McConnell: Democrats still have "voracious appetite for more taxes"

McConnell challenges President to lead on debt
Senate Minority Leader Mitch McConnell, R-Ky., discusses the "fiscal cliff" and upcoming budget battles, and challenges the President to lead on cutting the debt and deficit.

(CBS News) The debate over taxes on Capitol Hill "is over," Senate Minority Leader Mitch McConnell, R-Ky., insisted today on "Face the Nation," adding that House Minority Leader Nancy Pelosi's, D-Calif., suggestion otherwise "underscores the voracious appetite for more taxes on the other side."

With a deal reached on the first of the year to avert the so-called "fiscal cliff," extending the Bush-era tax cuts for individuals earning less than $400,000 a year and couples making less than $450,000 a year, McConnell said, "the tax issue is over. We resolved that a few days ago."

Pelosi, who appeared on the program right before McConnell, argued the "cliff" package did not offer enough in terms of revenue, but implied that closing loopholes and deductions in the tax code was a more likely course going forward. Though McConnell agreed tax reform is "a good idea," he added, "now that we have resolved the revenue issue, tax reform ought to be revenue-neutral."

"Now it's time to pivot to the single biggest threat to our country, both in the short-term and the long-term... and that's reducing spending," McConnell said. "We now have a debt of $16.4 trillion. That's as big as our economy. That alone makes us look a lot like Greece. We have an incredible spending addiction. This administration has driven spending as a percentage of our economy from 21 percent up to almost 25 percent."

Asked if he agrees with Sen. John Cornyn, R-Texas, who in a Houston Chronicle op-ed Saturday said the GOP should be prepared to shut down parts of the government if they can't get to where they want to be on spending cuts in the coming negotiations over raising the debt ceiling, McConnell said "it shouldn't require doing any of these things," but indicated that if it comes to that, President Obama is to blame.

"We have a few opportunities here in the next few months presented to us by his request to raise the debt ceiling, by the sequester kicking in two months from now, by the continuing resolution to operate the government - plenty of opportunities to generate that discussion," he said. "But what's really disappointing to me is that the president isn't generating that discussion on his own; that he has to sort of be dragged kicking and screaming to the table when we have these other big issues like the debt ceiling to get him to talk about it. I wish he'd lead."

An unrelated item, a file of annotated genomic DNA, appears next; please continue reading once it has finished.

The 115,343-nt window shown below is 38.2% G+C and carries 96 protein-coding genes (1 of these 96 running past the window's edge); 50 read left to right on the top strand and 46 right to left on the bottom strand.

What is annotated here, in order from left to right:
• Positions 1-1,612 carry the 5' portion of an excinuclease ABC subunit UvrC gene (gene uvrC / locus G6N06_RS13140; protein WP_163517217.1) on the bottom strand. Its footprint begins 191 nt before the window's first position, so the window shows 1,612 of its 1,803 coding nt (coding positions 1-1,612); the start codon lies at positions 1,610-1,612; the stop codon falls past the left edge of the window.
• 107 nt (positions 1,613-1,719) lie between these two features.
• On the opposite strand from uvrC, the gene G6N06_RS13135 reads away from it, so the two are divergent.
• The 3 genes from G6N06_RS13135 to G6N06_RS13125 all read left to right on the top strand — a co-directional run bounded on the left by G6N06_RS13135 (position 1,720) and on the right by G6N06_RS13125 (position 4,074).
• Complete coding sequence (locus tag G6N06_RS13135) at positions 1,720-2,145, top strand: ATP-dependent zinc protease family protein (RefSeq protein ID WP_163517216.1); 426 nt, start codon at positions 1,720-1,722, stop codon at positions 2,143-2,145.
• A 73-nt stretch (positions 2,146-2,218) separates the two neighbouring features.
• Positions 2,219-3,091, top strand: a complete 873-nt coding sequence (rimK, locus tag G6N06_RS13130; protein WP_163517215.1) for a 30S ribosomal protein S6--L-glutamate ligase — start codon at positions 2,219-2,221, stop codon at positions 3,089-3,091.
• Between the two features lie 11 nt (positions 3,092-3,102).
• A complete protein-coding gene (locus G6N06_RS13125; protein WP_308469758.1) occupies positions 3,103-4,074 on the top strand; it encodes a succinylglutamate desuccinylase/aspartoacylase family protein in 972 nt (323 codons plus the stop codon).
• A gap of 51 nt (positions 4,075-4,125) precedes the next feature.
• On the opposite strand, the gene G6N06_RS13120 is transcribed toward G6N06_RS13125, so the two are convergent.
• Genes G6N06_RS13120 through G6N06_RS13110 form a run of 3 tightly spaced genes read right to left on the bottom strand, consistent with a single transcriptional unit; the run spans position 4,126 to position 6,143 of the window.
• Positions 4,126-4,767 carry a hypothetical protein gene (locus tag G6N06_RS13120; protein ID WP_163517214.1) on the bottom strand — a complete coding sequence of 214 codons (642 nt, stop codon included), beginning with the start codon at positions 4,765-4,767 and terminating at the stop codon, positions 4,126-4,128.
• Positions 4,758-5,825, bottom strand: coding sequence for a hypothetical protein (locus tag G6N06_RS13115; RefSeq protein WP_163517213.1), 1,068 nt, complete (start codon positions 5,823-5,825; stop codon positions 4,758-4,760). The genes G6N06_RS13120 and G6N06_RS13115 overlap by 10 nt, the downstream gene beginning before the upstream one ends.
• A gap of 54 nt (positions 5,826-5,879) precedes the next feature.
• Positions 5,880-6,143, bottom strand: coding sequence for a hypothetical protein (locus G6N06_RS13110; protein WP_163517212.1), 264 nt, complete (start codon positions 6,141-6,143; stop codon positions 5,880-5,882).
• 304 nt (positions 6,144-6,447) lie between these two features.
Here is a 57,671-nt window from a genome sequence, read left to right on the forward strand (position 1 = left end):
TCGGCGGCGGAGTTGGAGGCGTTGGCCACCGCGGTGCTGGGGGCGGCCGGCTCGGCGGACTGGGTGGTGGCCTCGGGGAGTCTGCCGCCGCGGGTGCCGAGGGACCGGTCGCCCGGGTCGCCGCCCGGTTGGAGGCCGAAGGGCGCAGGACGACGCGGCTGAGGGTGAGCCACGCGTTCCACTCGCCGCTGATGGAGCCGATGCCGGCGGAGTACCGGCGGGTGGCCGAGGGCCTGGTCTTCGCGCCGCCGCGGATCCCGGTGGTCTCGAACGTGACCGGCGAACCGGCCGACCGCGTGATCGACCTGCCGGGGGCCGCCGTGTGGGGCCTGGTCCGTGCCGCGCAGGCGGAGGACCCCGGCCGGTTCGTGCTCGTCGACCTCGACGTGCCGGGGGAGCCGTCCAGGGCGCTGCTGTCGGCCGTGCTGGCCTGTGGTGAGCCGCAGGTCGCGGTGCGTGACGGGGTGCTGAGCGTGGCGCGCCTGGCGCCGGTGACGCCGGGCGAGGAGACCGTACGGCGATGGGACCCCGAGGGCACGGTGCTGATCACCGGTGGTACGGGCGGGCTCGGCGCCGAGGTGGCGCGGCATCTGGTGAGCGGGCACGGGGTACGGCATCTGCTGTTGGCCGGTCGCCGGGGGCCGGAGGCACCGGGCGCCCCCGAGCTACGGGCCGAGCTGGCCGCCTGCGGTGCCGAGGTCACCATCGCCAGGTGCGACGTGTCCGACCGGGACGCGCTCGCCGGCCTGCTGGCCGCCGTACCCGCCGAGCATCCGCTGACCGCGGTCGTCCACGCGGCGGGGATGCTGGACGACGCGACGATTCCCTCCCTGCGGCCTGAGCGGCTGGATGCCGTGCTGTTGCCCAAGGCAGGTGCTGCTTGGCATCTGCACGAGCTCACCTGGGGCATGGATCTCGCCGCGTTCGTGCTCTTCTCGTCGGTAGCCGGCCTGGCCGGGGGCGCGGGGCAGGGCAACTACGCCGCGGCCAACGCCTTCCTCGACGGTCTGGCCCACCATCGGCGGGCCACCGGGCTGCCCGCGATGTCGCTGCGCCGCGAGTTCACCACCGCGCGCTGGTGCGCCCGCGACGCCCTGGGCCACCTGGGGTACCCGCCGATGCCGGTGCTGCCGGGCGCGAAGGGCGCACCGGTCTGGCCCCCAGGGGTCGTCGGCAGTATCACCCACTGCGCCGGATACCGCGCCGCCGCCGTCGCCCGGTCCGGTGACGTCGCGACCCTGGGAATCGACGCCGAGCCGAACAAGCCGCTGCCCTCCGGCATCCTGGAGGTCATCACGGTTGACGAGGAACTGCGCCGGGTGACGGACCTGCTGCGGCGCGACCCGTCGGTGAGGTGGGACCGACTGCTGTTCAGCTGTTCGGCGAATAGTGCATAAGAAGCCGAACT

McConnell wouldn't go as far as to commit to the level of cuts being pushed by House Speaker John Boehner, R-Ohio - one dollar in spending reductions for every one dollar the debt ceiling is raised - but indicated such a demand could be used as "leverage" by Republicans.

"If the president won't lead us here, in the direction of reducing this massive spending addiction that we have," McConnell said, "then we have to use whatever leverage we have. And there are some examples of leverage coming along - the debt ceiling is one of them. That hopefully would get the president engaged, even though he seems unwilling to do it on his own."

As for other top-priority legislation, such as a review of gun laws and treatment for the mentally ill - issues Mr. Obama assured Americans after the tragedy in Newtown, Conn., would be handled immediately following his inauguration later this month - McConnell said it may fall to the backburner amid the continuing budget debates.

"Clearly we will not be addressing that issue early, because spending and debt are going to dominate the first three months," McConnell said. But when Vice President Joe Biden, appointed to lead a task force on the subject, does offers proposals, "I'm sure the House and Senate will take a look at them."

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